Newspaper article THE JOURNAL RECORD

Stock Indexes Inch Higher; Traders Seek Inflation Clues

Newspaper article THE JOURNAL RECORD

Stock Indexes Inch Higher; Traders Seek Inflation Clues

Article excerpt

NEW YORK (AP) -- Some signs of slowing economic activity helped calm financial markets Tuesday, lifting stocks as interest rates eased. But stock trading remained gridlocked in advance of other pivotal clues on inflation that are due this week.

The Dow Jones industrial average rose 47.34 points to 5,481.93, bolting higher at midafternoon after slipping into negative territory several times during the session.

Broader market measures also hovered near opening levels most of the day before pulling higher near the close.

"Nobody really wants to make a major commitment to the stock market before those reports" later this week, said Hugh Johnson, chief investment officer at First Albany Corp., referring to key readings on wage inflation in July and the health of the manufacturing sector.

Bonds advanced in the morning after the first of this week's potentially explosive economic reports came in with no major surprises. The yield on the 30-year Treasury bond -- a benchmark for many types of loans -- fell to nearly 7.03 percent from 7.09 percent Monday.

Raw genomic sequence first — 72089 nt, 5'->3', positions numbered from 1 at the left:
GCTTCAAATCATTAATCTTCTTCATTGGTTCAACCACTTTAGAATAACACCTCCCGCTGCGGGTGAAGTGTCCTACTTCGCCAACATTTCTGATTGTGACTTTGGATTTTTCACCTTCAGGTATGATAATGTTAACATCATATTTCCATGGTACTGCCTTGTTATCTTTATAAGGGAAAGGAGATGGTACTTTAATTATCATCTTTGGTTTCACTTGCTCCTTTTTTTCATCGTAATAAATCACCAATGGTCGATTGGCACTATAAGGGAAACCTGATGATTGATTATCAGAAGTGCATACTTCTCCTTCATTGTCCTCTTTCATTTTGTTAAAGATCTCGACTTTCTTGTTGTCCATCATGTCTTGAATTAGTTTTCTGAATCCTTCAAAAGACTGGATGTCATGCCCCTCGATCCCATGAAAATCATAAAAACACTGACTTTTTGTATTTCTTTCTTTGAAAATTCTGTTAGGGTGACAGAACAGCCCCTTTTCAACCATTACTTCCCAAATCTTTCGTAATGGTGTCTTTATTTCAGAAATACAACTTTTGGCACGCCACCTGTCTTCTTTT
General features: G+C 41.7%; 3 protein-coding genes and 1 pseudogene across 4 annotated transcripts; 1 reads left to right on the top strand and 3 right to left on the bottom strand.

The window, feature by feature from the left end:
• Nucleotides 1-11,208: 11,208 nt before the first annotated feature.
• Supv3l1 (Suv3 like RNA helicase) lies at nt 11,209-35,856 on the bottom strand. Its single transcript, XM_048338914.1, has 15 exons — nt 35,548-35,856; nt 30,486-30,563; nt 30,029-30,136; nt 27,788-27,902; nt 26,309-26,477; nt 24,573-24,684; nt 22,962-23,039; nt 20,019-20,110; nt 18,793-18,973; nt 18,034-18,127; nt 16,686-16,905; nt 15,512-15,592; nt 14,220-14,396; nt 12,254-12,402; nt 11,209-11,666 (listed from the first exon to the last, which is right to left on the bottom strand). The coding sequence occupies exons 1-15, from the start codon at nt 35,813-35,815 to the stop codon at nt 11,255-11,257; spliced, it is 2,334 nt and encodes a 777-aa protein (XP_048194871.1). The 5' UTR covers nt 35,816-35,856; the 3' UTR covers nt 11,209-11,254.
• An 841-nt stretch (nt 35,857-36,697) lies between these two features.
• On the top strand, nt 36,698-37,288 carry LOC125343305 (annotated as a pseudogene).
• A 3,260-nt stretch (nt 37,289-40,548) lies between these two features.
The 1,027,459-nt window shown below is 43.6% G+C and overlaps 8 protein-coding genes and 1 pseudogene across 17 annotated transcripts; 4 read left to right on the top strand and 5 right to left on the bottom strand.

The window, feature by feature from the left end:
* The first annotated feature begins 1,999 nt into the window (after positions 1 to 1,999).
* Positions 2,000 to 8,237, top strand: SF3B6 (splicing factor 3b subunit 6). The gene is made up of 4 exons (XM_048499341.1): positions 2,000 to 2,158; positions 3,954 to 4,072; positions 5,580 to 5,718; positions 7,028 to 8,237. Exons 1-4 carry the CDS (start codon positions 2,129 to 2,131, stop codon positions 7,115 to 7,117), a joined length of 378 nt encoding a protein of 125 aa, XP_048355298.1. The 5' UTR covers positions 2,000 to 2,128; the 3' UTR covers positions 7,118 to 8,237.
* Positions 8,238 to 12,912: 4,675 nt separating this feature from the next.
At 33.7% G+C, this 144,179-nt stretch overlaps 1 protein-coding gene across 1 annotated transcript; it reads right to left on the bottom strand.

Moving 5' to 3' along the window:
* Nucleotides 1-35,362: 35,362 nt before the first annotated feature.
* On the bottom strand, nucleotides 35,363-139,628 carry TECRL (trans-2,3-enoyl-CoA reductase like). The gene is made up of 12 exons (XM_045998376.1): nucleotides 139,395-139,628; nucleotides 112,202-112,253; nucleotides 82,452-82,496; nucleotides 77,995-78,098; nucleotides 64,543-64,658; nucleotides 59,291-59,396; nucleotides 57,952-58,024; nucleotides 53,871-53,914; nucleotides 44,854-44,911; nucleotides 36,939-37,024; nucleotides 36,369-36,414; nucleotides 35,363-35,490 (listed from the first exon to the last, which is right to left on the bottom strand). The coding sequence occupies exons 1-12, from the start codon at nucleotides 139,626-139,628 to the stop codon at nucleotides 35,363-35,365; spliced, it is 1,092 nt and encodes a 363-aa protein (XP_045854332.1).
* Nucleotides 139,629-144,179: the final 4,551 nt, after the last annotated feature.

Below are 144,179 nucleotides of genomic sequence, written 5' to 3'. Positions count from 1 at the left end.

The government reported that employment costs -- a key element of inflation -- increased slightly less than expected in the second quarter. The employment cost index is regarded as the best measure of labor costs, which represent two-thirds of a product's price.

Bond investors also were heartened by news that sales of new homes slipped more than expected in June, holding out hope that consumer demand has slowed, easing another inflationary pressure.

But the stock market's enthusiasm was muted by the paralysis that has come to grip the market before every monthly employment report, which has spurred steep selloffs four times since early March with revelations of inflationary growth in new jobs and hourly wages.

"The employment cost index didn't produce much of a reaction because it was fairly in line with expectations. …

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